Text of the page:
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Reblogged:Scientist Flags Institutionalized Catastrophism

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Yesterday, Patrick Brown, a climate scientist whose work recently appeared in Nature, published a bombshell article in The Free Press about what he had to stoop to to get it published there, despite its scientific merit:
I am a climate scientist. And while climate change is an important factor affecting wildfires over many parts of the world, it isn't close to the only factor that deserves our sole focus.

So why does the press focus so intently on climate change as the root cause? Perhaps for the same reasons I just did in an academic paper about wildfires in Nature, one of the world's most prestigious journals: it fits a simple storyline that rewards the person telling it.
A bit later, we learn that Brown had, earlier in his career, tried to get more complete accounts of some of his other work published, only to find himself relegated to less-prestigious journals.

The rest of the piece is a good description of how perverse incentives help distort reporting of climate science, thereby making it of less practical use and more suited to the anti-fossil fuel narrative.

For example:
Unlike your foot, information can get lost entirely or grossly mangled when one forces it to fit a narrative. (Image by Clément Bucco-Lechat, via Wikimedia Commons, license.)
This type of framing, with the influence of climate change unrealistically considered in isolation, is the norm for high-profile research papers. For example, in another recent influential Nature paper, scientists calculated that the two largest climate change impacts on society are deaths related to extreme heat and damage to agriculture. However, the authors never mention that climate change is not the dominant driver for either one of these impacts: heat-related deaths have been declining, and crop yields have been increasing for decades despite climate change. To acknowledge this would imply that the world has succeeded in some areas despite climate change -- which, the thinking goes, would undermine the motivation for emissions reductions.

This leads to a second unspoken rule in writing a successful climate paper. The authors should ignore -- or at least downplay -- practical actions that can counter the impact of climate change. If deaths due to extreme heat are decreasing and crop yields are increasing, then it stands to reason that we can overcome some major negative effects of climate change. Shouldn't we then study how we have been able to achieve success so that we can facilitate more of it? Of course we should. But studying solutions rather than focusing on problems is simply not going to rouse the public -- or the press. Besides, many mainstream climate scientists tend to view the whole prospect of, say, using technology to adapt to climate change as wrongheaded; addressing emissions is the right approach. So the savvy researcher knows to stay away from practical solutions. [italics and links in original, bold added]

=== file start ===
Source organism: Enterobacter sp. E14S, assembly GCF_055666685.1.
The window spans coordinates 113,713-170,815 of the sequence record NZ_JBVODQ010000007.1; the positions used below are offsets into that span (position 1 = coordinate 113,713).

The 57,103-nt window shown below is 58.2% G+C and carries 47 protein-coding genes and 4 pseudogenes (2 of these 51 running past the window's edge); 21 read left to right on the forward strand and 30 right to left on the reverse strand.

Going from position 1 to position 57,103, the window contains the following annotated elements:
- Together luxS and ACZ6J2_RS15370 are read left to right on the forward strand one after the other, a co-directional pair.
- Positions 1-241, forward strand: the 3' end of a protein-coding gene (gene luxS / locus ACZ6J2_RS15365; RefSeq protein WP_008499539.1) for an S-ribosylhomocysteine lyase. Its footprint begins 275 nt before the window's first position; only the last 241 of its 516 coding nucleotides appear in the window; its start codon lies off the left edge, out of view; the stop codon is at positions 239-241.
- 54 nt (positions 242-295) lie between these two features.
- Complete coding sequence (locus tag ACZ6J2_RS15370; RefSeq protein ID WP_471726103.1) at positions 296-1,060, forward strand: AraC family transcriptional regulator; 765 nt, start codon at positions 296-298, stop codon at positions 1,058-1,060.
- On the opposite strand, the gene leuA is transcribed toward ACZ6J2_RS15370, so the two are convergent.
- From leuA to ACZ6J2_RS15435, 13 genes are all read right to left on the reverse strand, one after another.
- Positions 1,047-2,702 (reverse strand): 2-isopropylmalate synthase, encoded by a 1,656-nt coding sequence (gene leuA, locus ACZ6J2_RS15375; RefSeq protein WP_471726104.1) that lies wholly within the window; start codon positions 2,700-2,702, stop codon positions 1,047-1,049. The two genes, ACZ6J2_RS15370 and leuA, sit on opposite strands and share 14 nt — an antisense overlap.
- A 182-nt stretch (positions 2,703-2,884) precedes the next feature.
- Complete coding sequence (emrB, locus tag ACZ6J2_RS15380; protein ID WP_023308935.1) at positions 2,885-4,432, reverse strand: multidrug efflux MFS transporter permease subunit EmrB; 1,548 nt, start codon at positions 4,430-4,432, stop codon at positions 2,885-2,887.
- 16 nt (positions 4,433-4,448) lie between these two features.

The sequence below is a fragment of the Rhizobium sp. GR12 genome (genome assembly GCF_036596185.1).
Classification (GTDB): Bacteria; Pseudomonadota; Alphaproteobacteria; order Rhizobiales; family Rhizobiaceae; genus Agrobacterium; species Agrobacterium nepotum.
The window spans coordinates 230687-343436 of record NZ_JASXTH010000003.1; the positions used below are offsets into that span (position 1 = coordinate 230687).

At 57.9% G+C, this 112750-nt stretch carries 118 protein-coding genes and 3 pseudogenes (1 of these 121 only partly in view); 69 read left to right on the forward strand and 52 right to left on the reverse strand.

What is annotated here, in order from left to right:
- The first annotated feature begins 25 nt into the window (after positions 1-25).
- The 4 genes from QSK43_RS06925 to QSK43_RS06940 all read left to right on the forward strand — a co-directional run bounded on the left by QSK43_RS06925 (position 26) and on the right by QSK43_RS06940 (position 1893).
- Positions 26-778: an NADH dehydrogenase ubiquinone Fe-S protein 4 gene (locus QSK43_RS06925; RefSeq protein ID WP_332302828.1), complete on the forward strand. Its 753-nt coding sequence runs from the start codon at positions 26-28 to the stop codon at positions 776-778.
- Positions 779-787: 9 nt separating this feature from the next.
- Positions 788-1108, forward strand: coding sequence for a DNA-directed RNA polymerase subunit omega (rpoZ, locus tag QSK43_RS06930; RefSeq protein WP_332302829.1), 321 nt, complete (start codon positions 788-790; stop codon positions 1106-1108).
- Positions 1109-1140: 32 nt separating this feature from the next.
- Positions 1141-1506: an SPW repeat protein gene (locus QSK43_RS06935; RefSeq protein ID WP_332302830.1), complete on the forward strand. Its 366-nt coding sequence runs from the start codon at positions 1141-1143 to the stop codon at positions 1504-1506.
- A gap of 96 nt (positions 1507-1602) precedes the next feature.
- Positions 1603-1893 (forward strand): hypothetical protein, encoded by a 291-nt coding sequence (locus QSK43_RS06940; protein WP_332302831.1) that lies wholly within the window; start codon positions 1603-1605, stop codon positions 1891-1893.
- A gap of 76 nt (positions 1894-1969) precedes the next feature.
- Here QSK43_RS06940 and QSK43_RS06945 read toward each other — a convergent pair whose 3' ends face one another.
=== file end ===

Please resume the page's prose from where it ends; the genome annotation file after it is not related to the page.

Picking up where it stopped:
We thus have a scandalous, blow-by-blow account of how an important part of what energy expert Alex Epstein calls the knowledge system systematically distorts scientific information even at the earliest stages of transmission.

All that is missing is a deeper explanation -- which Epstein indicates elsewhere, "Experts who are on the standard of 'lack of human impact' are unconcerned with the benefits of fossil fuels, including the climate mastery benefits."

The powers that be at Nature and similar publications hold the wrong standard when evaluating what climate science results to publish.

This last point indirectly comes up several times in Brown's piece, although it remains obvious that the kind of narrative scientists are having to shoehorn their work into is compromising how well it is understood and used.

In addition to having made so many aware of what is going on, Brown deserves credit for the following call for culture change:
The media, for instance, should stop accepting these papers at face value and do some digging on what's been left out. The editors of the prominent journals need to expand beyond a narrow focus that pushes the reduction of greenhouse gas emissions. And the researchers themselves need to start standing up to editors, or find other places to publish.
I am glad for Brown's sake he has already left academia. His uphill battle will not be easy, but there is some hope he can carry it on and that it will be a bearable burden.

-- CAV

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